Saturday, October 31, 2009

France - Tarte Tatin

Tarte Tatin

Upside-down Apple Tart

The story has it that the tarte Tatin was invented by the Tatin sisters, whose restaurant was located in Lamotte Beuvron (Loir-et-Cher). There are conflicting stories concerning the tart's origin, but the predominant one is that Stéphanie Tatin, who did most of the cooking, was overworked one day. She started to make a traditional apple pie but left the apples cooking in butter and sugar for too long. Smelling the burning, she tried to rescue the dish by putting the pastry base on top of the pan of apples, quickly finishing the cooking by putting the whole pan in the oven. After turning out the upside down tart, she was surprised to find how much the hotel guests appreciated the dessert. 
So often, mistakes in the kitchen can lead to new and wonderful recipes!

Here is the recipe we followed in class this week:

{Make pie dough ahead of time so it has time to cool in the refrigerator.  You can also use packaged pie rounds or puff pastry from the grocery store.}

Sweet Pie dough -
1 1/2 cups AP flour
1/2 cup cake flour
2 Tbs sugar
1/4 tsp salt
6 oz cold unsalted butter (one and a half sticks)
4 Tbs Crisco (vegetable shortening) refrigerated
1/2 cup ice water

For caramelized apples, you will need the following ingredients:
5-6 granny smith apples
6 Tbs unsalted butter
1 1/2 cup sugar 
zest and juice of one lemon

- For pie dough, mix dry ingredients in bowl, then quickly cut in butter and crisco until pea-sized pieces are formed.  The dough will resemble lumpy cornmeal in texture.  
- Add cold water, one tablespoon at a time.  Stop adding water when you feel that the dough will squeeze together and form with your hand.  You will not need the whole 1/2cup.  In fact, probably only 5 Tbs or so will do.  Remember not to overwork the dough.  Only combine the ingredients and work the dough into a round, then wrap in plastic and refrigerate for at least an hour, or overnight.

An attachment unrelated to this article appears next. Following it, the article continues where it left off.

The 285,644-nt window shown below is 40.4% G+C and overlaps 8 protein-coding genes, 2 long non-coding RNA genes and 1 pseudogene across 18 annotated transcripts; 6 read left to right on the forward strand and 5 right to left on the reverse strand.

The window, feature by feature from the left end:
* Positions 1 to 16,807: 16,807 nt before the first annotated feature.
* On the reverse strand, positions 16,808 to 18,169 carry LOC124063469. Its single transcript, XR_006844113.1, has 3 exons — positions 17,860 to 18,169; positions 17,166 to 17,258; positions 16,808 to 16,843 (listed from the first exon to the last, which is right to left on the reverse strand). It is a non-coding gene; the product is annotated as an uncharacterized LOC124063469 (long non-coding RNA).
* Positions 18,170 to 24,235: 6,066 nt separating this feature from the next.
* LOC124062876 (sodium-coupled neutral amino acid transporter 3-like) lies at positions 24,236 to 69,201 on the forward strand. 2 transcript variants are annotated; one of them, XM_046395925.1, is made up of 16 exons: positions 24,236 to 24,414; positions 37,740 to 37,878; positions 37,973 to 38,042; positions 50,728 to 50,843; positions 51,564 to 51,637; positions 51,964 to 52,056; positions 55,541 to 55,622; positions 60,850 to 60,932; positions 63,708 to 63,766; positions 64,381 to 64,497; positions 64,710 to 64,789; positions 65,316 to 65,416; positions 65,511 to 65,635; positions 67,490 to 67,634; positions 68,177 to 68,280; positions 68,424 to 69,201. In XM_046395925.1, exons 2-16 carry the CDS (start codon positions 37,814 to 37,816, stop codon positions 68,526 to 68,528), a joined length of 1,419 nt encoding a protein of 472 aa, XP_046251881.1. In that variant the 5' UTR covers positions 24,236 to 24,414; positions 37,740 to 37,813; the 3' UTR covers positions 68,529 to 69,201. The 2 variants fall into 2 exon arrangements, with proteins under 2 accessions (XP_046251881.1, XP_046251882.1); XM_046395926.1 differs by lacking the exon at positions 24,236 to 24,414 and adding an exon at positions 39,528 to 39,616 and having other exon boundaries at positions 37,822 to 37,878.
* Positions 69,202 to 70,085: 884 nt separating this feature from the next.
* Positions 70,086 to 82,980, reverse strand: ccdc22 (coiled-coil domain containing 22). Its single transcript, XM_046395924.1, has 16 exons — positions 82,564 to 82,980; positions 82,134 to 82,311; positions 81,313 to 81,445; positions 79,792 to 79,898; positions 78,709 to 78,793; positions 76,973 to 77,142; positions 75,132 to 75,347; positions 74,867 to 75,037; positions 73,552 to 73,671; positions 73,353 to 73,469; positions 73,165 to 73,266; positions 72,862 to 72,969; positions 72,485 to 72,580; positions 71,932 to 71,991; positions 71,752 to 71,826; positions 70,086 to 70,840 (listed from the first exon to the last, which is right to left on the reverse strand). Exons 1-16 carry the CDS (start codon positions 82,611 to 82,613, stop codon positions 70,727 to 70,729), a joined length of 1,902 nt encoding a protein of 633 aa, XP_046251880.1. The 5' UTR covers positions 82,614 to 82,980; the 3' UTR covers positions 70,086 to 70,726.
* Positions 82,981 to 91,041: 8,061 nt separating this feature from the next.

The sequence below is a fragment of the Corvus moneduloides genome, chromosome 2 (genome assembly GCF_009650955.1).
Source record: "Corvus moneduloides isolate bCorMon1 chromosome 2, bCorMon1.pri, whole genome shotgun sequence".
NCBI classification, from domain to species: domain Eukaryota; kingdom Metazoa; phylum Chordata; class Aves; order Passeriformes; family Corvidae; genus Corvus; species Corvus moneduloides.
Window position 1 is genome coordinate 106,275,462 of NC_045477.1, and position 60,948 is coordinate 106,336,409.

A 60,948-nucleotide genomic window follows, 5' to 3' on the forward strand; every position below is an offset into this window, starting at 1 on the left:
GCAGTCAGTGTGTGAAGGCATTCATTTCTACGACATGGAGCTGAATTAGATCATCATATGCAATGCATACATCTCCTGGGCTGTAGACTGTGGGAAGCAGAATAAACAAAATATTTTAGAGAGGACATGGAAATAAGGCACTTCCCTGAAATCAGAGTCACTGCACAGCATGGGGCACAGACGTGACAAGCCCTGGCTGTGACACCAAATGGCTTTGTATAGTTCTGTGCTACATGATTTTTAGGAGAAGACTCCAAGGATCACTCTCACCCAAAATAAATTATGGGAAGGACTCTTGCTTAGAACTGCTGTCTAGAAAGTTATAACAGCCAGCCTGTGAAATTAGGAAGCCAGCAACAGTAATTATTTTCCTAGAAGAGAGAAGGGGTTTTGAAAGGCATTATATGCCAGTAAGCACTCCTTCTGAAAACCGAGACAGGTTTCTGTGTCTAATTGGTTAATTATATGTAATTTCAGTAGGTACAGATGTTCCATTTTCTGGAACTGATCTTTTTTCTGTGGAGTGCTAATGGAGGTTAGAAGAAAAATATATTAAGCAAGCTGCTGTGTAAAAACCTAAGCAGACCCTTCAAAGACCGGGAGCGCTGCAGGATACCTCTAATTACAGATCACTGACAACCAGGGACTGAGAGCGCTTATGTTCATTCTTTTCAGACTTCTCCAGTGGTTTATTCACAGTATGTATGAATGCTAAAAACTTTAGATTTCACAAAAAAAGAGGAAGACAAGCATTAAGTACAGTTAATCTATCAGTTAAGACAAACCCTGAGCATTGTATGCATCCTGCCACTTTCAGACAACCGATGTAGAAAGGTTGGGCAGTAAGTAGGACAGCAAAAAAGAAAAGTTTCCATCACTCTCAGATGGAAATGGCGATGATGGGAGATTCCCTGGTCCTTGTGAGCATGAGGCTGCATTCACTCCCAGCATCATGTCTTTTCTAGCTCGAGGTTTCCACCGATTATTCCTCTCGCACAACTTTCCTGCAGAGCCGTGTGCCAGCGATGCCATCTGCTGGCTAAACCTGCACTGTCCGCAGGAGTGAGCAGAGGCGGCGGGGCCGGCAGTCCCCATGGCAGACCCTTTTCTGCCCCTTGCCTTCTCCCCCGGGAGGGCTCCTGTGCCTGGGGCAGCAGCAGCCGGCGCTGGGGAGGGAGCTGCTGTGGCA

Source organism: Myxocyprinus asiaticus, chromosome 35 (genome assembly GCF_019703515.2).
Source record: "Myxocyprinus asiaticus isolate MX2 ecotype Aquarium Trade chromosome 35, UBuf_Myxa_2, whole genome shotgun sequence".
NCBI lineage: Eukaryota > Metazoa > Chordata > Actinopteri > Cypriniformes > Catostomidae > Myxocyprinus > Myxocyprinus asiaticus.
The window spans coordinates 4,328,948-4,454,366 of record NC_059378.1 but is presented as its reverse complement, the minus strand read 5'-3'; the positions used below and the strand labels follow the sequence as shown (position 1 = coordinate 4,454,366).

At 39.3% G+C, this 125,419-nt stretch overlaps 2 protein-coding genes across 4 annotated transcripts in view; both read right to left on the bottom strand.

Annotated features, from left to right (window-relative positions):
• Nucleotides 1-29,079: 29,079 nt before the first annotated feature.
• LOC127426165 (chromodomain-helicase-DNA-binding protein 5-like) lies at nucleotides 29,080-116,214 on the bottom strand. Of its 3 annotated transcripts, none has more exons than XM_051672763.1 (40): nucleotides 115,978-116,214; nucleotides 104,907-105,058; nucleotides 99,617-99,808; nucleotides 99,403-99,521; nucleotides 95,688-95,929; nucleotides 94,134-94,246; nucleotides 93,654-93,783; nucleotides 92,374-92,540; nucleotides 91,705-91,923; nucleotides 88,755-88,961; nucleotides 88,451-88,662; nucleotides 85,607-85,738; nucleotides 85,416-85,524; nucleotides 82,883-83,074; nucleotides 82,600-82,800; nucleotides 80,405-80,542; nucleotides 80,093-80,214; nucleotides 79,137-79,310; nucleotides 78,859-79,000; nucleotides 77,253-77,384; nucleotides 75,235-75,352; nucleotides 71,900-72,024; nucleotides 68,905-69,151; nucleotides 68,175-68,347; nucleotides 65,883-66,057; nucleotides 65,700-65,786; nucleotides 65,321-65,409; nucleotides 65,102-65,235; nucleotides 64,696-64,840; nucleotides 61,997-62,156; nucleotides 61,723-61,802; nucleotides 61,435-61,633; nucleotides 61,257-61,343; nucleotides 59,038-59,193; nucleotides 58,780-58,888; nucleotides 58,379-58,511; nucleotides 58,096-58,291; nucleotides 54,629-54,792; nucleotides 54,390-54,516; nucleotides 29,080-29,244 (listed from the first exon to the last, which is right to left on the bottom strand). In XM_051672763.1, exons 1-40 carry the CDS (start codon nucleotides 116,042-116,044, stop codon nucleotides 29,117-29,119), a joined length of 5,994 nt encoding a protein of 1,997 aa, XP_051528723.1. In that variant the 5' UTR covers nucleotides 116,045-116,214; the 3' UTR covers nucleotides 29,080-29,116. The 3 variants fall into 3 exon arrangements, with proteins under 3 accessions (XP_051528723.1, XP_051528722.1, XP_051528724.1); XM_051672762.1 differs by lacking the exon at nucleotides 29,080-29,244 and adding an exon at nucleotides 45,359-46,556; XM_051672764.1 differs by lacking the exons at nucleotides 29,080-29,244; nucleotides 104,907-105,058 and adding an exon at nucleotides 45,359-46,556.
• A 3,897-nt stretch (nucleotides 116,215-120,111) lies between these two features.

Preheat oven to 425 degrees
Peel and core apples, cutting each half into four pieces.  Toss with 1/2 cup sugar and lemon juice and zest.  Let sit for 20 minutes.

Using a cast iron skillet, or other pan which can go from stovetop to oven, melt butter completely then add 1 cup sugar.  Using a wooden spoon, stir to blend over medium heat. Keep stirring and watch for mixture to begin browning and bubbling

When mixture is caramel colored, remove from heat and add apple slices.  Lay them side-by-side facing the same direction, forming an attractive pattern. (This will be the top of the tart when served.)

Now fill in the gaps with remaining apples.  If the pan seems full, don't worry, the apples shrink while cooking. 
Place pan back over medium heat and cook until juices blend with caramel and bubble up through the apples.  Using a spoon or turkey baster, bring the liquid up and baste it over tops of apples.
When the liquid seems to have thickened and become syrup-like (about 5 minutes), remove from heat.
Let cool while you roll out your pastry dough.  Make the dough circle about 1 inch bigger than the pan.  
Place dough over pan, covering apples, and tuck the edges inside around the apples.
With the tip of a sharp knife, make 4 or 5 slits in the dough to let steam escape.
Bake for 20 minutes.
Let cool slightly before inverting onto a large serving platter or sheet pan.
Serve with sweetened cinnamon whip cream, or vanilla ice cream.

Friday, October 23, 2009

FRANCE - Cream Puffs


The French consider cooking an art, and French cuisine is famous worldwide. The first French cookbooks date back to the Middle Ages, and French standards were the early gauge of fine cooking. Regional traditions are strong. There are several types of cooking, ranging from hearty, inexpensive fare to sophisticated dishes with costly ingredients. Nouvelle cuisine, created in the 1960s, was a reaction to heavy cooking. While still made of expensive ingredients, it is much lighter, portions are smaller, and the presentation is more artistic.
Most people eat a light breakfast of coffee and bread or croissants. Lunch was once the main meal of the day, but urban society has changed and many people now have a light lunch, eating their main meal in the evening. In Paris, lunch (déjeuner) is usually eaten around noon or 1 p.m. and dinner often is not before 8 p.m. In other parts of the country, particularly rural areas, people eat earlier.